Everything started in early September 2022 while, during the ECAL Operations meeting that we hold every Wednesday morning, our veteran electronics expert, Evgueni, reported that the voltage in a control card was unstable. He prophetically proposed that the cause might be water in the circuits, but nobody took him seriously. A few days later, an alarm went off from a water leak detection cable. These cables are sometimes unreliable and reported many false alarms in the past. Moreover, the cable was located in a completely different position with respect to the control card, and nobody suspected the two things were related.
A few days later, we started having problems with the high voltage power supply of the positive side endcap of the ECAL (EE+). When a channel draws too much current, the power supply “trips”, switching the power off to avoid a potentially dangerous overload. The problem is that a single power supply channel powers up several of the 7324 crystals each ECAL endcap is made of, and we were not sure which one was the source of the problem. David and Thomas spent a couple afternoons in the service cavern, 80m underground, connecting and disconnecting cables and connectors, to try isolating the problem. They slimmed down the pool of suspects, but did not come to a definite conclusion. These channels are located in a lower position with respect to the control card Evgueni initially reported.
Later in September, a test of the cooling circuits was performed, which brought the pressure to a higher than nominal value. With this test, the problems worsened. Humidity sensors started to give high readings: at this point it was clear that there was a leak in the cooling circuit. But where?
Technical coordination started a deeper investigation. A device called “Christmas tree” controls the distribution of the water to the ECAL circuits. Norbert started opening and closing the valves one by one, while the humidity reading was watched closely. It was finally evident that when closing the valve that feeds line number 7, the humidity went down, and up again when it was opened. Unfortunately, this line feeds what we call a “cooling superblock” that serves nearly 500 channels. The leaky line would have to be shut and these 500 channels kept off. For reference, ECAL is composed of 61 200 crystals in the barrel and 7 324 crystals in each of the endcaps. Since the issue was confined in a single region, about 7% of the positive endcap had to be turned off.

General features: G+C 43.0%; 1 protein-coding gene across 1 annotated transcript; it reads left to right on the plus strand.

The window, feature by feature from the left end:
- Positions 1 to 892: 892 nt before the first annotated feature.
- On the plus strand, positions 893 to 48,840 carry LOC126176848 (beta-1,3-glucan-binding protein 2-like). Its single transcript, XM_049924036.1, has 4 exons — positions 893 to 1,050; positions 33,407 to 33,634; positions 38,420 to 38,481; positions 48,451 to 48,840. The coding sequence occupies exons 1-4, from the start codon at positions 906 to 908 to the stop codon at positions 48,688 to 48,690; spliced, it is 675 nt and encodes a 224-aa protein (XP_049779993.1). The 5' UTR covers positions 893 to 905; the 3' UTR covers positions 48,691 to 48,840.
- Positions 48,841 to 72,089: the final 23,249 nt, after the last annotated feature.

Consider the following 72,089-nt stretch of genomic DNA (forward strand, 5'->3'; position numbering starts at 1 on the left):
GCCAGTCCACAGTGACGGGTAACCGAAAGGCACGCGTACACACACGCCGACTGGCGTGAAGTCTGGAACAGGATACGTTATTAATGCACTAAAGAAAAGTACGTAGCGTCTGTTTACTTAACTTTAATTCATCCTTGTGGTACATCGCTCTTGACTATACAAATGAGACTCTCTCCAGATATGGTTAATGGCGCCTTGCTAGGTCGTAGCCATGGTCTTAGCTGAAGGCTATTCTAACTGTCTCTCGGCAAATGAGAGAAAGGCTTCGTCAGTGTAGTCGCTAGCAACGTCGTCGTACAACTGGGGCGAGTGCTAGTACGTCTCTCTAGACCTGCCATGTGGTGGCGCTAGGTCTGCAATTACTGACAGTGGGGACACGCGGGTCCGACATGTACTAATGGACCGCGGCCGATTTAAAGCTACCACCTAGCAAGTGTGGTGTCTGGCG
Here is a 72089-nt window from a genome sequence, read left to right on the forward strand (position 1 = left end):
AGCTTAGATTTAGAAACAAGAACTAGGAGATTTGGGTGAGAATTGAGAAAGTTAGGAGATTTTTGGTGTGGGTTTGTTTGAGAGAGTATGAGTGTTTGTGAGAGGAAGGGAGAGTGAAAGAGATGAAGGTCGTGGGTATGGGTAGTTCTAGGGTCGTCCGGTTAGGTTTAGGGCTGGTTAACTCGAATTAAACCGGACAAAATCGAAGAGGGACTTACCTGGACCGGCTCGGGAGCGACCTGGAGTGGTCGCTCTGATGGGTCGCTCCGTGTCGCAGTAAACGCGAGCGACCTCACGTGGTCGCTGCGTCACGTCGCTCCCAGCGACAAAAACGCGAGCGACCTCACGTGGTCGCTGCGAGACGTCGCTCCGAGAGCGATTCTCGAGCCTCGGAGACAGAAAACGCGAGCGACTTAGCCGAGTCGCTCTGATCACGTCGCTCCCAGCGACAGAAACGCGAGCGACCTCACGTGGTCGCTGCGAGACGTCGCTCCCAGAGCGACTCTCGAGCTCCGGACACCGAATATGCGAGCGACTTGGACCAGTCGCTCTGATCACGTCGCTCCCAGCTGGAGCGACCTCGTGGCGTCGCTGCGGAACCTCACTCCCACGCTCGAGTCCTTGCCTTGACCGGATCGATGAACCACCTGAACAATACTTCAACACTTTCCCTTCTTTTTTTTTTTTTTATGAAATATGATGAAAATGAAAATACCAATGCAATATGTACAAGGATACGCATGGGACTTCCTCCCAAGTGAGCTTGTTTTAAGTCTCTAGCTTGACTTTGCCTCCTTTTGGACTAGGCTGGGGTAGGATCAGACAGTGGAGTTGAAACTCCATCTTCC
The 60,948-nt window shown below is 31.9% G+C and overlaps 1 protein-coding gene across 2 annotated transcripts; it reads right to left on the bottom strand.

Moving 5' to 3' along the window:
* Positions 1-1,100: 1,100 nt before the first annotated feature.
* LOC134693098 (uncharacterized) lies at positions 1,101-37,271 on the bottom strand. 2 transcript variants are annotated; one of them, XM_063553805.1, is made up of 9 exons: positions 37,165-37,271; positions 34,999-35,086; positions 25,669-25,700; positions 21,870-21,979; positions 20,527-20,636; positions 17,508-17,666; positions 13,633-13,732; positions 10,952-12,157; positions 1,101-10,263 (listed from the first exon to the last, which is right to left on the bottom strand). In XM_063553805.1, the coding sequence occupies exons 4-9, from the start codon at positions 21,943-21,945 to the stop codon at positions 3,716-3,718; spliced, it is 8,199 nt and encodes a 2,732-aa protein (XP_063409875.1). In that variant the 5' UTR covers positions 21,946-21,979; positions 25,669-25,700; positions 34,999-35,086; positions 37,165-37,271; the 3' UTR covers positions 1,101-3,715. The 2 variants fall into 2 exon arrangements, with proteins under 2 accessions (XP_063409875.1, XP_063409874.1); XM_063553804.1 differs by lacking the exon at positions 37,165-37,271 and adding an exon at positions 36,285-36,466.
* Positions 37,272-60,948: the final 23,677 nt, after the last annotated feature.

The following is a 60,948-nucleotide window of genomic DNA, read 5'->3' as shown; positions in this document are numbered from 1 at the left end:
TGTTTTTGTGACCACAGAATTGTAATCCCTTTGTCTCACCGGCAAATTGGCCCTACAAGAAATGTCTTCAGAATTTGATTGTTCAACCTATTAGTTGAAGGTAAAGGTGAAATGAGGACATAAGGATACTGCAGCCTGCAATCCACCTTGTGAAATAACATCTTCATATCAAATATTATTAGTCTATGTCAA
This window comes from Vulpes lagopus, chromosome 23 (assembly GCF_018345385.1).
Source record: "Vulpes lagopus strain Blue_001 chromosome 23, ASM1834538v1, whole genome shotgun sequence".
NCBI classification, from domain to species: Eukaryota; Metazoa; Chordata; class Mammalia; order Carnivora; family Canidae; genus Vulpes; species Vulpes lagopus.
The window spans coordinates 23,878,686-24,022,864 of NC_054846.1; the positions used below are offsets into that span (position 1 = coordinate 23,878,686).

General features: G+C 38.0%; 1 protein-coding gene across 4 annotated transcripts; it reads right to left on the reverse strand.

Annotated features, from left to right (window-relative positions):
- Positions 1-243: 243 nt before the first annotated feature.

Notoriously, having channels off not only affects what you can detect, but also what you cannot detect. In the region affected by the leak, the ECAL crystals became insensitive to electrons and photons. But there are particles, the neutrinos, that escape detection: we know a high-energy neutrino has escaped our detector when an imbalance is found in the energy deposited in the calorimeters. We call that “missing energy”. The trick works only if the detector is “hermetic”: if part of the detector is off, we don’t know if energy is missing because it went into neutrinos or was deposited in the unsensitive region.
But there is a sentimental aspect to this too. The detector is like a baby for the people taking care of it. Some of them brought it to life years ago! It really hurt to see a “hole” in the instrument in the quality plots!
Immediately after, software simulations were run to precisely estimate the impact of the leak problem on the physics potential of CMS. And of course, people started investigating whether a repair was possible. With that respect, an “EE Leak Repair Task Force” was set up with weekly meetings. Many of the people that assembled the detector in the early 2000s are retired, but enthusiastically accepted to help by providing their memories, expertise… and pictures and drawings!
Identifying the problem